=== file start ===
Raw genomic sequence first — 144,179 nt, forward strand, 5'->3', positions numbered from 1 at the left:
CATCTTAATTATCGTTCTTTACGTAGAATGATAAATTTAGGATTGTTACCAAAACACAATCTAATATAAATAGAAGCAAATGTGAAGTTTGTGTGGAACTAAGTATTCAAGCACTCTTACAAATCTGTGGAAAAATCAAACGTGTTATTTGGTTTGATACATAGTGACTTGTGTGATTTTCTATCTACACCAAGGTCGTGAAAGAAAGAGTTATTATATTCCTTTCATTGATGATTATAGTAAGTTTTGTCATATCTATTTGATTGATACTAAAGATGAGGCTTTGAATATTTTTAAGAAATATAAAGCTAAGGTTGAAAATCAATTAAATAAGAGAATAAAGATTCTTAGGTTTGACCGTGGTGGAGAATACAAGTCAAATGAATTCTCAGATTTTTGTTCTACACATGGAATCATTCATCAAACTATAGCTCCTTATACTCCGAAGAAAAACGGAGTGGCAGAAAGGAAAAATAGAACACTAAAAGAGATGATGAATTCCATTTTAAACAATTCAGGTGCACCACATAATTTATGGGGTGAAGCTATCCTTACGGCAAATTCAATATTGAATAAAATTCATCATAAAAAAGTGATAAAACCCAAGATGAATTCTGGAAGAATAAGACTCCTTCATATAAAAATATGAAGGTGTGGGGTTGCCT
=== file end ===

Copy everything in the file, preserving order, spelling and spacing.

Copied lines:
Raw genomic sequence first — 144,179 nt, forward strand, 5'->3', positions numbered from 1 at the left:
CATCTTAATTATCGTTCTTTACGTAGAATGATAAATTTAGGATTGTTACCAAAACACAATCTAATATAAATAGAAGCAAATGTGAAGTTTGTGTGGAACTAAGTATTCAAGCACTCTTACAAATCTGTGGAAAAATCAAACGTGTTATTTGGTTTGATACATAGTGACTTGTGTGATTTTCTATCTACACCAAGGTCGTGAAAGAAAGAGTTATTATATTCCTTTCATTGATGATTATAGTAAGTTTTGTCATATCTATTTGATTGATACTAAAGATGAGGCTTTGAATATTTTTAAGAAATATAAAGCTAAGGTTGAAAATCAATTAAATAAGAGAATAAAGATTCTTAGGTTTGACCGTGGTGGAGAATACAAGTCAAATGAATTCTCAGATTTTTGTTCTACACATGGAATCATTCATCAAACTATAGCTCCTTATACTCCGAAGAAAAACGGAGTGGCAGAAAGGAAAAATAGAACACTAAAAGAGATGATGAATTCCATTTTAAACAATTCAGGTGCACCACATAATTTATGGGGTGAAGCTATCCTTACGGCAAATTCAATATTGAATAAAATTCATCATAAAAAAGTGATAAAACCCAAGATGAATTCTGGAAGAATAAGACTCCTTCATATAAAAATATGAAGGTGTGGGGTTGCCT